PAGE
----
With just their third film, Elene Naveriani is already a director who knows what they want to do and goes ahead and does it. I Am Truly a Drop of Sun on Earth (2017) and Wet Sand (2021) showed immense promise. Directors’ Fortnight entry Blackbird Blackbird Blackberry (2023), adapted from the novel by Tamta Melashvili, delivers on it with a powerful slow-burn drama that has an air of both spontaneity and inevitability; rich with ineffable qualities that straddle the line between social realism and an air of genuine cinema magic.
Etero (Eka Chavleishvili) owns a shop that sells cleaning and cosmetic products. She’s 48 years old. She’s single. She likes to keep to herself. But when she is collecting blackberries by the edge of a ravine, she spots a gorgeous blackbird. Distracted, she slips and nearly falls to her demise (in perhaps the only clunky sequence in the movie). In the first of many magical realist garnishes, she sees herself lying dead at the bottom, surrounded by various rubberneckers. She sees how quickly life can change. Perhaps she should do something about it.
In Naveriani’s films, the plot springs slowly out of the carefully planned world they create, like a small, winding stream that turns into a river. While there are incidents throughout the movie, including an excellent opening sequence before the title drop, there is a careful focus on atmosphere, on using unusual lighting sequences — bold blues and greens — and lived-in production design. Lingering shots of local life, the various products in Etero’s shop or the way she devours a cake, all feel pregnant with hidden, tantalising meaning.
And few filmmakers utilise the power of the sound mix quite like Naveriani. Slow cinema’s secret weapon, the way a film sounds is just as important as how it looks, especially when immersing the viewer into a certain atmosphere. Sound designer Phillipe Ciompi inserts birdsong, nearby dogs barking, music from faraway radios and the woosh of pleasant rivers into otherwise domestic, interior scenes, imbuing almost every frame with a certain intangible quality. I loved how non-normative the use is as well, as if subtly suggesting Etero’s inner desire for peace and tranquility.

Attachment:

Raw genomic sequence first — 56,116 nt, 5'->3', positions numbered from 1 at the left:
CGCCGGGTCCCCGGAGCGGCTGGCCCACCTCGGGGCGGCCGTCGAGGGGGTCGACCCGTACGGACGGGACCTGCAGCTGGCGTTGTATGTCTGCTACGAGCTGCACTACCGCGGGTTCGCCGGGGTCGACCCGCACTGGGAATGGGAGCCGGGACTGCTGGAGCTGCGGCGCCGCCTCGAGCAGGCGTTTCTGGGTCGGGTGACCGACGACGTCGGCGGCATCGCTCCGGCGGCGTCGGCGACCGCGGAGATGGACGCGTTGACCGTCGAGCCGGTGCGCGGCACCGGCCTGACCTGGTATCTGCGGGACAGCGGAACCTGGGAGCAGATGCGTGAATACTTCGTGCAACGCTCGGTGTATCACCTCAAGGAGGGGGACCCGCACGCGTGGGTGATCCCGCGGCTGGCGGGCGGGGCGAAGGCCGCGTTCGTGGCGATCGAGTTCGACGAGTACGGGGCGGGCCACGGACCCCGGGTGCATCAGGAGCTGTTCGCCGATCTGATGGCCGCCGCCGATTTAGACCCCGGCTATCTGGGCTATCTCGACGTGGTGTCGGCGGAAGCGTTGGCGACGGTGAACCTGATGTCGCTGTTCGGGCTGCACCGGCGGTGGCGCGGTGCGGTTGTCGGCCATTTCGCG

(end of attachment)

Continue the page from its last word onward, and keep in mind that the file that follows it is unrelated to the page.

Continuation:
Constantly listening to various old-timey French chansons and Georgian folk hits, actress Chavleishvili has an excellent way of being to express with her physical presence what seems impossible with words. Closed off to the world around her, she convinces her female friends — all married, in various degrees of happiness — that she is perfectly fine with her shop and saving up for a relaxed retirement, all in the same village that she grew up in. Tellingly the younger women look up to her, a model of non-conformity in an otherwise patriarchal place.
But there is still an inner yearning, somewhat satisfied by the simple, yet endearing distributor Murman (Teminko Chinchinadze). As their relationship blooms, the film slowly opens up, finding a sentimental heart through poetry (kudos to the translation work courtesy of Mia Okraushvili and Alexander Shervashidze!), sexuality and a genuine sense of tenderness. Soon Etero finds the old certainties draining away, metaphors of menopause and bodily change seeping throughout. With multiple layers of meaning deserving of a rewatch, this is a fine piece of art from one of the most exciting young directors working today.